Tuesday's Child
JoAnne’s article is in the Winter NPN Newletter that just came in the mail.  

BEFORE TIME OUTS
Strong-willed children tend to start listening more when parents’ attention is positive. Also, giving
specificity to behaviors you want to increase is more effective than simply saying “good job.” Some families need to do more
to change bad behavior, but acknowledgement and praise is the foundation that must be in place before other behavior
management tools can be effective.

Three critical behaviors to acknowledge in your children are making good choices, being a good listener and being safe.
Successful practice of these behaviors will remain important in every stage of your child’s life.
Parents often ask, “How can I stop my child from hitting/jumping on the couch/whining or crying to get his way, etc.?”
Often, these parents are surprised at the answer. It’s not, “Usetime outs effectively” or “Make sure your child understands the
consequences of misbehavior.” Rather than the consequence, or even the misbehavior itself, parents should focus on noticing
and praising the good behavior, however rare it might seem. Parents also should try to understand what motivates their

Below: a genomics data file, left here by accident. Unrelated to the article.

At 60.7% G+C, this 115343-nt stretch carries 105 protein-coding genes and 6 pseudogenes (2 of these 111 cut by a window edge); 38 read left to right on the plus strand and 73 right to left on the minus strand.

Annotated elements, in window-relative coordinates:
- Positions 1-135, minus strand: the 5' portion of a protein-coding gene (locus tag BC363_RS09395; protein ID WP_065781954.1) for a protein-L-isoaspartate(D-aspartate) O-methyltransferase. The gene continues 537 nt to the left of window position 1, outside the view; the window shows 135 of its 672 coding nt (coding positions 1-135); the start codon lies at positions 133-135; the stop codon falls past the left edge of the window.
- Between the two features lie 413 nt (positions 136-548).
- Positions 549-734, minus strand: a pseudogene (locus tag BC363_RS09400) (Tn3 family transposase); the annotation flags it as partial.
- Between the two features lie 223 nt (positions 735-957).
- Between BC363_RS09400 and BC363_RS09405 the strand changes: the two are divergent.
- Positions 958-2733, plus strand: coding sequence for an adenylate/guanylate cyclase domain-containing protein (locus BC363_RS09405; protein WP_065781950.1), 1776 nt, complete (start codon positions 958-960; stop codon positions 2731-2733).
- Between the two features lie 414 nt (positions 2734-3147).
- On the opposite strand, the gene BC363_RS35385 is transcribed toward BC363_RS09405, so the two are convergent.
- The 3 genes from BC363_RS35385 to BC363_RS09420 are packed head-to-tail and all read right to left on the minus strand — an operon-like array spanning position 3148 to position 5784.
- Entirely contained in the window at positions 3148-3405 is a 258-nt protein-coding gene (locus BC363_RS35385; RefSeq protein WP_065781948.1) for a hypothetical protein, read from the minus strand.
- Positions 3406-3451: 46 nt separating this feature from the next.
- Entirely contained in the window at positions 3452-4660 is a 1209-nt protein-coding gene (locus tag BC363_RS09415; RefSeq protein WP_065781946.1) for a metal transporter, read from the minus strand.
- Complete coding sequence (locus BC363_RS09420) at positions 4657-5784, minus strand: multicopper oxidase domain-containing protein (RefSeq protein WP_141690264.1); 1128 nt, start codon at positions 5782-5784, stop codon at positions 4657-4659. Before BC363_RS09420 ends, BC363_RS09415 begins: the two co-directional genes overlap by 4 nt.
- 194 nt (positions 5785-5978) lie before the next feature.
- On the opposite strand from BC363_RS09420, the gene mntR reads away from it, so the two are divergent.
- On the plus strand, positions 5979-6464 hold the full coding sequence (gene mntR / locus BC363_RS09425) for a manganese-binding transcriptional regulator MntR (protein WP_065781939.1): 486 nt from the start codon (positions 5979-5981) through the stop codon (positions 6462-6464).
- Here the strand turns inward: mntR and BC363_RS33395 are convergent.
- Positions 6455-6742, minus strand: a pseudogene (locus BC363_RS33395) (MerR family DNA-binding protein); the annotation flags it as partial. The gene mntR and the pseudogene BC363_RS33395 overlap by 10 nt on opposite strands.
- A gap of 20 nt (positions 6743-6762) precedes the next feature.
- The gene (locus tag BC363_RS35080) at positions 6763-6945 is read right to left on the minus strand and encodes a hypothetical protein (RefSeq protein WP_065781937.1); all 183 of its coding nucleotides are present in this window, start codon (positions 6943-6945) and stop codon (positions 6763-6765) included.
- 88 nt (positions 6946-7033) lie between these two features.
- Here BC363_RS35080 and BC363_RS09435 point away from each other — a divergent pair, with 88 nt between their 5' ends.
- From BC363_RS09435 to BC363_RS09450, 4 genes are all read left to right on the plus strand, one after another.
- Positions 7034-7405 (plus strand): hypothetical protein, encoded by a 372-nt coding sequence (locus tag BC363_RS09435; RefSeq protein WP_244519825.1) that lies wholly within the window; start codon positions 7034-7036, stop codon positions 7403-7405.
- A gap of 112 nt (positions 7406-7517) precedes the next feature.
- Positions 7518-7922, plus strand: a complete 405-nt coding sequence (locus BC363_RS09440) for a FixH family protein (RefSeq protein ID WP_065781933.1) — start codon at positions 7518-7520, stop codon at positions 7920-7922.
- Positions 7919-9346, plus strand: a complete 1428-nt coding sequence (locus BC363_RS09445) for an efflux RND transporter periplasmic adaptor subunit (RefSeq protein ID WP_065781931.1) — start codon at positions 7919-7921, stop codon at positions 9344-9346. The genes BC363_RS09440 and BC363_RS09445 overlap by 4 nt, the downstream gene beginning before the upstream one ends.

child to cooperate or follow rules; since you can’t motivate after a bad behavior, this requires you to be one step ahead of
the kids. To begin with, it’s best for parents to examine what precedes and follows their child’s good behaviors.

Specific praise first
An important first step in changing bad behavior is to always acknowledge the good behavior, or “reinforce” the
behaviors you want to see more often. 
When your child holds your hand and cooperatively gets
into her car seat, say, “Holding my hand and getting into the
car nicely shows that you know how to be safe!”
When your child follows a direction on the first request: “I
appreciate that you listened quickly.”
When your child calmly picks between the sweatshirt and
the sweater: “That’s a good choice.”
When you notice that your children are playing together
nicely (i.e., not fighting, screaming, jumping on the furniture,
etc.): “You guys are playing so nicely together.”

Tuesday’s Child provides programming for families across the Chicagoland area,
utilizing a unique parent training model and a child center where professional
staff reinforce parenting techniques and promote school readiness. JoAnne Loper,
director of parent training at Tuesday’s Child, has four boys ages 13 to 25.